Every October, the public is subjected to a spate of horror films that capitalize on the demand for cheap thrills accompanying the Halloween season. Hollywood studios respond by churning out cinematic genre dreck that is often best described as adequate. “Annabelle” unfortunately follows suit with this annual trend as a film that lurks somewhere in the depths far below cinematic mediocrity.
“You have to start locking it, John. It’s a different world now,” says the very pregnant Mia (Annabelle Wallis) as her husband (Ward Horton) opens the front door to their quaint suburban Santa Monica home. The bland young couple bickers while the story of the Manson murders runs on the television. Of course, only a few beats later, before the couple is besieged in the night by a pair of crazed cultists. This attack is accidentally the most terrifying bit of the film, as it preys upon the collective fear that our homes are not safe places and deranged psychopaths lurk in the shadows of suburbia waiting to slit our throats with no provocation. But the film is not about that. The narrative quickly moves on, turning to the eponymous killer doll who will terrorize a young couple because the screenwriter said so. Interesting thematic exploration is left at the door, tepid been-there-done-that ‘scares’ ensue.
As a prop, Annabelle the demonic doll could not be any more preposterously evil if it was infested with live scarab beetles and draped in flaming pentagrams. It is filthy, wild eyed, covered in cuts(?) and scars(?!) and very clearly something inappropriate for children and adults alike to associate with. In case these visual tells are not enough to remind one the doll is a monstrosity there are multiple instances of the camera lingering on its face while dramatic violin strings squeal away.
“There, she fits right in,” says Mia placing the absurd monstrosity between other, normal-looking dolls purchased in a toy store from our normal reality. Annabelle looks like it just came from a garbage can… Namely because John just threw it away. He protests. Mia, having declared the doll evil earlier because it tried to set her on fire, shushes him, insisting it belongs with them. We call this ‘screenwriter gymnastics.’ Try to refrain from getting dizzy watching the loop-de-loops.
“Annabelle” comes to us from the growing oeuvre of producer James Wan, responsible for the “Saw” franchise, both “Insidious” films and the very tangentially related “The Conjuring.” This collection belongs to a modern ethos of horror films which are long on silly visual scares and short on storytelling. Director John Leonetti moves the camera with some skill giving the film a desperately needed injection of kineticism. Yet the only things he has to show are doors slightly moving of their own accord and ghostly, inert figures in the far corners of the frame.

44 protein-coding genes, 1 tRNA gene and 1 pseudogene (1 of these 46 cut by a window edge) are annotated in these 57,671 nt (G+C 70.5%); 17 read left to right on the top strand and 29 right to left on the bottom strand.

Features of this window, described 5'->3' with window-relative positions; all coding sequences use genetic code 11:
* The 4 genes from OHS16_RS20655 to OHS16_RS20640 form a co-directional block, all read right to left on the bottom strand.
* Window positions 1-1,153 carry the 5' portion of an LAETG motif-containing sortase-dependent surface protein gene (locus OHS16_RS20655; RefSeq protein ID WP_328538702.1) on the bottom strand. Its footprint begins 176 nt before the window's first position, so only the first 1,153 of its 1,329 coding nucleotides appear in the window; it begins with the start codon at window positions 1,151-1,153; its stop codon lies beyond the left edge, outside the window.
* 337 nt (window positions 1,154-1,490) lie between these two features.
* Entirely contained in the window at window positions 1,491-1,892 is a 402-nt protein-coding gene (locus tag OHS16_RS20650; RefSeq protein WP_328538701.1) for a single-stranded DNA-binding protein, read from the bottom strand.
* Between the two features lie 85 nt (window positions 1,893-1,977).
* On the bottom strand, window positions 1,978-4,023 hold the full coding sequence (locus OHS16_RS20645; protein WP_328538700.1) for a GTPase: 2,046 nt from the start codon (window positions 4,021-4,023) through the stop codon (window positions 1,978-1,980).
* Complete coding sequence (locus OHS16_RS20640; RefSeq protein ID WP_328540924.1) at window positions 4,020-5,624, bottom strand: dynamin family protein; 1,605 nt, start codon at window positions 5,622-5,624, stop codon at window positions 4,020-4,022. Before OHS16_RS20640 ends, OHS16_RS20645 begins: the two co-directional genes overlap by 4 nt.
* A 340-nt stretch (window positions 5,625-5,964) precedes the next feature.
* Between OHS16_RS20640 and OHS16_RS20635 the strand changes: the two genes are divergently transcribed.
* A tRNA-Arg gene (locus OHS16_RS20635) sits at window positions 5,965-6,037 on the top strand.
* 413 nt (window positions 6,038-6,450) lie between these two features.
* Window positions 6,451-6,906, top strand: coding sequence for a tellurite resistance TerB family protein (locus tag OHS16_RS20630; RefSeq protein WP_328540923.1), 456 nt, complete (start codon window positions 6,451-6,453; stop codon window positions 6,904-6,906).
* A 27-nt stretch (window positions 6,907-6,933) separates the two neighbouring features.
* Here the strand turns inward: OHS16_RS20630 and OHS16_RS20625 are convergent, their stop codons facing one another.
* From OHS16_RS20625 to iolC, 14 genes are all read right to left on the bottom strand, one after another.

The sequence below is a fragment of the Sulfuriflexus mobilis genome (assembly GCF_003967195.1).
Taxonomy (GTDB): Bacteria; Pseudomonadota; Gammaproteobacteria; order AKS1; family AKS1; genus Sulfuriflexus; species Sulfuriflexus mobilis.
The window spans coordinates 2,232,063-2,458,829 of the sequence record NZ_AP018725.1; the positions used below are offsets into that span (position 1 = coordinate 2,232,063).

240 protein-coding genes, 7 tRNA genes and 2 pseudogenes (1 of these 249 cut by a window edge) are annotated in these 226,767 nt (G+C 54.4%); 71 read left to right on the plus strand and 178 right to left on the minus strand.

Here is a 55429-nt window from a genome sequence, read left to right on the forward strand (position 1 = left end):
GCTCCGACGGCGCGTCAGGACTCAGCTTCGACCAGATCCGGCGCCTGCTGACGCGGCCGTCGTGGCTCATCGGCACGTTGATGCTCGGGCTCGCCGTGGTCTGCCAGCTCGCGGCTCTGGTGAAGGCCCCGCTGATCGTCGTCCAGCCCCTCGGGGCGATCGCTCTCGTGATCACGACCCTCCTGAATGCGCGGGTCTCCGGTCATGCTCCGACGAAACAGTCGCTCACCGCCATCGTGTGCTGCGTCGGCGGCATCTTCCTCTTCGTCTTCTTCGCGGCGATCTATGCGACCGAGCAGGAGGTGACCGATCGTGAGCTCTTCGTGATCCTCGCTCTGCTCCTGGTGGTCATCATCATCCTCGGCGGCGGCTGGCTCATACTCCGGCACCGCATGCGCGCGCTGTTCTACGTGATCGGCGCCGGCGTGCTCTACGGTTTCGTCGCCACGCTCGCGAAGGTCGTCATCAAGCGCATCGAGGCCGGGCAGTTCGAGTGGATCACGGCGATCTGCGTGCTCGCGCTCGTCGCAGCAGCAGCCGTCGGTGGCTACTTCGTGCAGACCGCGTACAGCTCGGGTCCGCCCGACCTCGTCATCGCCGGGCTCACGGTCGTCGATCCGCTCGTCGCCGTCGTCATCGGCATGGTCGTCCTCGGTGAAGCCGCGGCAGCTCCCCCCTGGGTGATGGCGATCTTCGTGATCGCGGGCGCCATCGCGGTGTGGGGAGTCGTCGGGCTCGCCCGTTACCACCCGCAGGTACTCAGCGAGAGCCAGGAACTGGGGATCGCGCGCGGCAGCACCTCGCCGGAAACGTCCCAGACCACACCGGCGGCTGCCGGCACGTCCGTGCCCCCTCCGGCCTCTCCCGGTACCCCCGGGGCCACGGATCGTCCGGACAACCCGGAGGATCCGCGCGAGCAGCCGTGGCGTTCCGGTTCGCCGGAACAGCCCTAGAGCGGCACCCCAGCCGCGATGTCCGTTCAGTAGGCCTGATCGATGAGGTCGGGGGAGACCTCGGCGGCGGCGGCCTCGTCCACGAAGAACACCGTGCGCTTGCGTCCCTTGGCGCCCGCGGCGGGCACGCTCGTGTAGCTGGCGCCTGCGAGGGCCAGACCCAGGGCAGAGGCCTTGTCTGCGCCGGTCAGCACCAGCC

Later, Leonetti switches gears into a dispassionate, thoughtless homage to the classic horror film “Rosemary’s Baby.” Mia (nudge, nudge) and co. move to an apartment complex, where she pushes her baby around a VERY familiar stroller and gets tormented by Satan who happens to live in their basement. Leonetti’s stab at recreating Polanski’s staggering meditation on the dread and ‘otherness’ of motherhood comes across a child smearing watercolors next to a Rembrandt painting.
“Annabelle” is a sequel/prequel to the 2013 so-so horror period-piece “The Conjuring.” The connection is neither here nor there. It is yet again a film brought into existence on the cynical belief that movies cut entirely from whole cloth cannot be successful in today’s market. The film begins and ends with some text flimsily tethering the properties together. The gesture is shrug-worthy.
Leonetti’s film has been soullessly designed to put bodies in seats this holiday season and little else. No amount of referencing other, better horror films or a window dressing of 1960s aesthetics will make a movie about a ridiculous doll potent in the scare department. The demon in “Annabelle” needs to consume a soul given willingly to gain power. Don’t let yours be the one it takes.